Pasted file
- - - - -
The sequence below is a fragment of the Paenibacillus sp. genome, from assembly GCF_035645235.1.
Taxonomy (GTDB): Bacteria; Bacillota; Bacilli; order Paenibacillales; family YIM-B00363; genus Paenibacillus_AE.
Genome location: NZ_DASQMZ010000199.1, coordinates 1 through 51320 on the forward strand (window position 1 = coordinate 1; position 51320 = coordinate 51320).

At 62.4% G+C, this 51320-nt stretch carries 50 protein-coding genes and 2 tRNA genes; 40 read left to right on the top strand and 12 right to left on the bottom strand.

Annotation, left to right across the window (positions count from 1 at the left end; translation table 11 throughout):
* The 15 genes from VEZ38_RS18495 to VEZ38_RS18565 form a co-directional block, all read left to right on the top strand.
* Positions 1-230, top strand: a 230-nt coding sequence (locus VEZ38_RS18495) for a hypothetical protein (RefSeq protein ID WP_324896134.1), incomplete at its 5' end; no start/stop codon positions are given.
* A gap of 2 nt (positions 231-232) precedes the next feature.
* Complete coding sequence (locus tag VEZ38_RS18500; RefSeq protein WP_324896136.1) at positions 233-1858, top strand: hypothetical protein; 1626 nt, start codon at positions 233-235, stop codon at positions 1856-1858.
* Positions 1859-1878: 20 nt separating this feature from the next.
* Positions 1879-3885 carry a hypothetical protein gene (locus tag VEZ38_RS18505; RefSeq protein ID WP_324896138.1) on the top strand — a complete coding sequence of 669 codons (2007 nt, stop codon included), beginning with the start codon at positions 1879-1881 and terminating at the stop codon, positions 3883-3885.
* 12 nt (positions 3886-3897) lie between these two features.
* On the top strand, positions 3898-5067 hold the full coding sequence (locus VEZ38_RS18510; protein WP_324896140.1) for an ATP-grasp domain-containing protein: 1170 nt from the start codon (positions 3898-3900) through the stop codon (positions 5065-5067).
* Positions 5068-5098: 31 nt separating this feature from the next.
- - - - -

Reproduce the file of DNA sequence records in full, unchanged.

The sequence below is a fragment of the Paenibacillus sp. genome, from assembly GCF_035645235.1.
Taxonomy (GTDB): Bacteria; Bacillota; Bacilli; order Paenibacillales; family YIM-B00363; genus Paenibacillus_AE.
Genome location: NZ_DASQMZ010000199.1, coordinates 1 through 51320 on the forward strand (window position 1 = coordinate 1; position 51320 = coordinate 51320).

At 62.4% G+C, this 51320-nt stretch carries 50 protein-coding genes and 2 tRNA genes; 40 read left to right on the top strand and 12 right to left on the bottom strand.

Annotation, left to right across the window (positions count from 1 at the left end; translation table 11 throughout):
* The 15 genes from VEZ38_RS18495 to VEZ38_RS18565 form a co-directional block, all read left to right on the top strand.
* Positions 1-230, top strand: a 230-nt coding sequence (locus VEZ38_RS18495) for a hypothetical protein (RefSeq protein ID WP_324896134.1), incomplete at its 5' end; no start/stop codon positions are given.
* A gap of 2 nt (positions 231-232) precedes the next feature.
* Complete coding sequence (locus tag VEZ38_RS18500; RefSeq protein WP_324896136.1) at positions 233-1858, top strand: hypothetical protein; 1626 nt, start codon at positions 233-235, stop codon at positions 1856-1858.
* Positions 1859-1878: 20 nt separating this feature from the next.
* Positions 1879-3885 carry a hypothetical protein gene (locus tag VEZ38_RS18505; RefSeq protein ID WP_324896138.1) on the top strand — a complete coding sequence of 669 codons (2007 nt, stop codon included), beginning with the start codon at positions 1879-1881 and terminating at the stop codon, positions 3883-3885.
* 12 nt (positions 3886-3897) lie between these two features.
* On the top strand, positions 3898-5067 hold the full coding sequence (locus VEZ38_RS18510; protein WP_324896140.1) for an ATP-grasp domain-containing protein: 1170 nt from the start codon (positions 3898-3900) through the stop codon (positions 5065-5067).
* Positions 5068-5098: 31 nt separating this feature from the next.